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Margaret Munene Addresses Food Systems Summit Special Envoy

On May 5th, 2020 the Private Sector Mechanism had the opportunity to virtually meet with the Food Systems Summit Special Envoy Madame Agnes Kalibata. Five members of the Mechanism were able to make statements on potential action pathways. 

Below you will see the address presented by Ms. Margaret Munene. Ms. Munene is part of the Global Dairy Platform and Managing Director of Palmhouse Dairy. She spoke on the Livelihoods and Supply Chain action pathway. 

Madame Kalibata, it is a pleasure to speak to you and see an African woman in agriculture take on this leading role. As an SME working in rural Kenya, I know how difficult it is to build supply chains that support the livelihoods of farmers and our workers. These times have made it all the more difficult.

Without question, the pandemic has shown us how fragile supply chains can be in the food system. A disruption in one part, can hurt other parts. In the case of our small dairy, we source from 500 smallholder farmers and process milk and yoghurt, supplying many hotels here in Nairobi. Those markets are now damaged. And dairy is not alone, many parts of the food sector including meat, fruits, vegetables and seafood – all perishable high value products are being lost.

What this shows us is that the Food Systems Summit is very timely, and we hope you will consider focusing on how to strengthen supply chains.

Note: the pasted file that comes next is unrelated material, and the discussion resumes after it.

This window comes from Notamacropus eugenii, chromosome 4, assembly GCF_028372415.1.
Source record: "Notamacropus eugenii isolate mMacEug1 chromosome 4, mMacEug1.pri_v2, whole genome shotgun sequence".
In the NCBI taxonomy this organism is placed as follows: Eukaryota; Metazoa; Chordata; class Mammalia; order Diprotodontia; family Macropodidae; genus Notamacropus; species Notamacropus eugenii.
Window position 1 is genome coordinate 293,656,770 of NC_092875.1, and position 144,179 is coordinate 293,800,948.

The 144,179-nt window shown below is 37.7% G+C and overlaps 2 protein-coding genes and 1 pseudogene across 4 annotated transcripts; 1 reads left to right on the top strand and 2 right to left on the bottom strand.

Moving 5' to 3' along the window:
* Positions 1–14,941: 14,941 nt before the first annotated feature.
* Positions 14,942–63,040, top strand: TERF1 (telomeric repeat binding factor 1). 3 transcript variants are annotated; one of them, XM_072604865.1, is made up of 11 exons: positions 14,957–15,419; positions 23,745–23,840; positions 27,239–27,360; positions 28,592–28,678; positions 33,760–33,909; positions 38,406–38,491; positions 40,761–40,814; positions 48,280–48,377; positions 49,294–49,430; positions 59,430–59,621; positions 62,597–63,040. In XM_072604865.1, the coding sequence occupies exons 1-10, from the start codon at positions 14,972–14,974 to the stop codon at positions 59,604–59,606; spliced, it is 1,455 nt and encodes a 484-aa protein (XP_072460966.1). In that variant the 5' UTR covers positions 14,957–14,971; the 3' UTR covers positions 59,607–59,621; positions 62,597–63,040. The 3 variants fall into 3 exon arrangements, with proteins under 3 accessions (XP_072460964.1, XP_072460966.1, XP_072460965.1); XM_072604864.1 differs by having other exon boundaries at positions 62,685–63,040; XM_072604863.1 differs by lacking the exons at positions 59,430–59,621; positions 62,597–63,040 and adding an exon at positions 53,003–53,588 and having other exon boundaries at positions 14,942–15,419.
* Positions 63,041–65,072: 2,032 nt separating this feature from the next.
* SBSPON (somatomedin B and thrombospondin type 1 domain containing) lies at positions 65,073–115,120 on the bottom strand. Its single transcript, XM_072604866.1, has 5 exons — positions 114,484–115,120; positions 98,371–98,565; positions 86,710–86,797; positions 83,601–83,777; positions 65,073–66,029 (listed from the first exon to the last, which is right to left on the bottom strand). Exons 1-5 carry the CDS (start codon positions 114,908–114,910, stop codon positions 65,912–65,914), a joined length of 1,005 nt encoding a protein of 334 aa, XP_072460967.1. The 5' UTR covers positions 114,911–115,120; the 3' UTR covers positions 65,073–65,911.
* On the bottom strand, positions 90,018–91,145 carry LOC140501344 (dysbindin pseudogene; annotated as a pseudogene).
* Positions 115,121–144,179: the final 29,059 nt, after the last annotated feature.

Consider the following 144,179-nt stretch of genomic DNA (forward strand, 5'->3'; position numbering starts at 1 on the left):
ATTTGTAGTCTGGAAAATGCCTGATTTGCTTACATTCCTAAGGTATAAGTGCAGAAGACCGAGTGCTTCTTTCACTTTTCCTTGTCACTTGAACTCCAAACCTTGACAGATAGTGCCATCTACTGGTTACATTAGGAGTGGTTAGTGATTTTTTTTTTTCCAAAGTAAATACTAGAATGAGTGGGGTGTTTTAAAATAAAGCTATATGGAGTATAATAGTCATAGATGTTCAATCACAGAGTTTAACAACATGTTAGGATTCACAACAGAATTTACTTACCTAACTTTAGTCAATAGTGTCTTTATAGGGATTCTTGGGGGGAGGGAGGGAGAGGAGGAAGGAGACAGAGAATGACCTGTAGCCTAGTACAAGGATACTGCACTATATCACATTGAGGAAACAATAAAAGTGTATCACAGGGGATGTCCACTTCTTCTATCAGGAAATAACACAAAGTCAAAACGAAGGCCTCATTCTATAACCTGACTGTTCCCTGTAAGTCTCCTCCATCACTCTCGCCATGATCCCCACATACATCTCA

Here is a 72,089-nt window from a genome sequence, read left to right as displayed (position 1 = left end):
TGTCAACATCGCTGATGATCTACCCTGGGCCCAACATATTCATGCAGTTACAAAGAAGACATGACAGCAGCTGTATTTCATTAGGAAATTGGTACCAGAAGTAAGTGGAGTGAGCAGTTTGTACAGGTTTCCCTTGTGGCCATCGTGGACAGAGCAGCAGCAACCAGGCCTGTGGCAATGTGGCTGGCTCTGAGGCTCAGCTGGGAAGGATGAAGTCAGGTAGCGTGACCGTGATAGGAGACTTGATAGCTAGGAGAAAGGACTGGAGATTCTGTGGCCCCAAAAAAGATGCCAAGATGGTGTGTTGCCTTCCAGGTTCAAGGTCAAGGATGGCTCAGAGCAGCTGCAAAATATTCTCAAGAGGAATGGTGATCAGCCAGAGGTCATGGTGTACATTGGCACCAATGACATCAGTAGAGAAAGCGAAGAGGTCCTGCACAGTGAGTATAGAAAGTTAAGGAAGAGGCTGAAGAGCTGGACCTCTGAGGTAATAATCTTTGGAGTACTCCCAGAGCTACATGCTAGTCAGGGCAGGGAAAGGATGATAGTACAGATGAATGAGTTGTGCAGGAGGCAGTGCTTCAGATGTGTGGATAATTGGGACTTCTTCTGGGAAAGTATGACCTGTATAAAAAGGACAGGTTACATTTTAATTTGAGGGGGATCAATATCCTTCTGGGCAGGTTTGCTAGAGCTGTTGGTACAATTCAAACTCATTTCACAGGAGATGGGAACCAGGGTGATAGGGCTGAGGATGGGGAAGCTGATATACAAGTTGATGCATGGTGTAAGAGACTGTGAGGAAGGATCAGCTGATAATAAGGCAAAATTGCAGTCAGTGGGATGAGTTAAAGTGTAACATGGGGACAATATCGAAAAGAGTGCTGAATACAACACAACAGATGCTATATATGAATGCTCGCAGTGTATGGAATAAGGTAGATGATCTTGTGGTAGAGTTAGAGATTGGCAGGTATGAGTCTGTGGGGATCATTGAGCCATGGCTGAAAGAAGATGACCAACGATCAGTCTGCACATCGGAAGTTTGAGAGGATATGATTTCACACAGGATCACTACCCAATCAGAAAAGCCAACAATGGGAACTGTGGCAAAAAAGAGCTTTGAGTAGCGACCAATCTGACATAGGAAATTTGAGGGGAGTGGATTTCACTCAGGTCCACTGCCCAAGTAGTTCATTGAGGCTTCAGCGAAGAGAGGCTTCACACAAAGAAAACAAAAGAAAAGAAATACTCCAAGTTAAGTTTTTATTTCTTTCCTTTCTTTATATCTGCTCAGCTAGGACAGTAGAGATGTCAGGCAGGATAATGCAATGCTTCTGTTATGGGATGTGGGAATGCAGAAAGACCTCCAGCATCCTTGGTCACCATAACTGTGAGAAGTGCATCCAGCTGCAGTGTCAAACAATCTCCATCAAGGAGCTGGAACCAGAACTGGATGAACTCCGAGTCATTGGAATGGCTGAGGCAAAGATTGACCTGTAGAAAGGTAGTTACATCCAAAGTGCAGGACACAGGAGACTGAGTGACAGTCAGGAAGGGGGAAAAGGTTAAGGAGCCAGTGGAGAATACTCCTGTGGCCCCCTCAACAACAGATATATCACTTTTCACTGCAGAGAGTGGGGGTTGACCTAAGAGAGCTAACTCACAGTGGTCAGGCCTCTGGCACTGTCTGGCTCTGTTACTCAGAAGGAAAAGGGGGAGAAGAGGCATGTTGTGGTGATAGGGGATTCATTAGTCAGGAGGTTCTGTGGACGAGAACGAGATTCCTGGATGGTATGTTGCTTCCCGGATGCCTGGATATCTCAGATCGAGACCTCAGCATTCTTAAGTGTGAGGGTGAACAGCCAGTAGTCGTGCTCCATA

This is so important because livelihoods are built from supply chains. I myself am a farmer and I have built my business by creating processing capacity. We are working now to help these women farmers to move from 1-3 cows to 5-10. You have seen it Madame – the change this makes in the quality of housing, the ability for children to go to school, the ability to diversify.

This is the path to tackle all the SDGs. It is all the more important as a UNDP study shows that 80% of the people living in multi-dimensional poverty live in rural areas. Rural infrastructure and investment gets far too little attention. The cause and impact is very big. However, because it often involves things that are seen as small – some seeds, some fertilizer, some animals, a dairy chiller, a mill – the world and diplomacy is apt to overlook it.
You have the power to change that.

We hope you with think about action pathways that foster Rural Resilience and put Farmers First. With more economic opportunity and connectivity to markets through functioning supply chains, we can empower women, attract youth to agriculture and improve the livelihoods of many of world’s most vulnerable.

The Food Systems Summit must help more countries grow their agricultural economies: just as you did in Rwanda, Madame Special Envoy. Be blessed and successful in your work. Thank you.


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